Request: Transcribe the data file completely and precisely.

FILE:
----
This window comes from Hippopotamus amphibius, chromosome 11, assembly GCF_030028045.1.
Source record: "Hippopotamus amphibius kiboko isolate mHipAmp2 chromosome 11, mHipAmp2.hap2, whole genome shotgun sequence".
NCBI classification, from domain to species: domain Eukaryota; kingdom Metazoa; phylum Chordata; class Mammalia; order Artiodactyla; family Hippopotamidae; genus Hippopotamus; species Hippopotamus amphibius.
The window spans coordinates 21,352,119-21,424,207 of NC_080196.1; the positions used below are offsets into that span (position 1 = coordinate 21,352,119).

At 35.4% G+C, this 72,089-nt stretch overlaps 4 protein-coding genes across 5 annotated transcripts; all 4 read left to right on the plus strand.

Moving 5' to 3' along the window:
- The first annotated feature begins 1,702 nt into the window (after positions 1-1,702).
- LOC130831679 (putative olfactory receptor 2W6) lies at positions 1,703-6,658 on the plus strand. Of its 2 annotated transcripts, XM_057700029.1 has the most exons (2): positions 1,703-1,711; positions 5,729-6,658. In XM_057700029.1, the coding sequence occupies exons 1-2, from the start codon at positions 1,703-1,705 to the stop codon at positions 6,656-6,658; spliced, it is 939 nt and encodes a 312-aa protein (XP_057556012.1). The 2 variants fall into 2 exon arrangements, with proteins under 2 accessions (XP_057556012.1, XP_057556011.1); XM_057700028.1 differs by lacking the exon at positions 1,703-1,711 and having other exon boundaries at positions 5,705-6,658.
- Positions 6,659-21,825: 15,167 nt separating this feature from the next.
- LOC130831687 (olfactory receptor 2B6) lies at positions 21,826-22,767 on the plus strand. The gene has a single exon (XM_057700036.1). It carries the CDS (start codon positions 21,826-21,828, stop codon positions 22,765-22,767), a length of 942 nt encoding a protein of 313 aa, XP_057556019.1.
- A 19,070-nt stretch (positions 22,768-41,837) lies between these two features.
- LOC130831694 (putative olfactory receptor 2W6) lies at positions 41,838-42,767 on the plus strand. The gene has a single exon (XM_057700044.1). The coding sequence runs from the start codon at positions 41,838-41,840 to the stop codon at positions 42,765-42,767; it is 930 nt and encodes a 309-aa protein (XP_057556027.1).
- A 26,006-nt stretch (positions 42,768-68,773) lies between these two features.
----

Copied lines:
This window comes from Hippopotamus amphibius, chromosome 11, assembly GCF_030028045.1.
Source record: "Hippopotamus amphibius kiboko isolate mHipAmp2 chromosome 11, mHipAmp2.hap2, whole genome shotgun sequence".
NCBI classification, from domain to species: domain Eukaryota; kingdom Metazoa; phylum Chordata; class Mammalia; order Artiodactyla; family Hippopotamidae; genus Hippopotamus; species Hippopotamus amphibius.
The window spans coordinates 21,352,119-21,424,207 of NC_080196.1; the positions used below are offsets into that span (position 1 = coordinate 21,352,119).

At 35.4% G+C, this 72,089-nt stretch overlaps 4 protein-coding genes across 5 annotated transcripts; all 4 read left to right on the plus strand.

Moving 5' to 3' along the window:
- The first annotated feature begins 1,702 nt into the window (after positions 1-1,702).
- LOC130831679 (putative olfactory receptor 2W6) lies at positions 1,703-6,658 on the plus strand. Of its 2 annotated transcripts, XM_057700029.1 has the most exons (2): positions 1,703-1,711; positions 5,729-6,658. In XM_057700029.1, the coding sequence occupies exons 1-2, from the start codon at positions 1,703-1,705 to the stop codon at positions 6,656-6,658; spliced, it is 939 nt and encodes a 312-aa protein (XP_057556012.1). The 2 variants fall into 2 exon arrangements, with proteins under 2 accessions (XP_057556012.1, XP_057556011.1); XM_057700028.1 differs by lacking the exon at positions 1,703-1,711 and having other exon boundaries at positions 5,705-6,658.
- Positions 6,659-21,825: 15,167 nt separating this feature from the next.
- LOC130831687 (olfactory receptor 2B6) lies at positions 21,826-22,767 on the plus strand. The gene has a single exon (XM_057700036.1). It carries the CDS (start codon positions 21,826-21,828, stop codon positions 22,765-22,767), a length of 942 nt encoding a protein of 313 aa, XP_057556019.1.
- A 19,070-nt stretch (positions 22,768-41,837) lies between these two features.
- LOC130831694 (putative olfactory receptor 2W6) lies at positions 41,838-42,767 on the plus strand. The gene has a single exon (XM_057700044.1). The coding sequence runs from the start codon at positions 41,838-41,840 to the stop codon at positions 42,765-42,767; it is 930 nt and encodes a 309-aa protein (XP_057556027.1).
- A 26,006-nt stretch (positions 42,768-68,773) lies between these two features.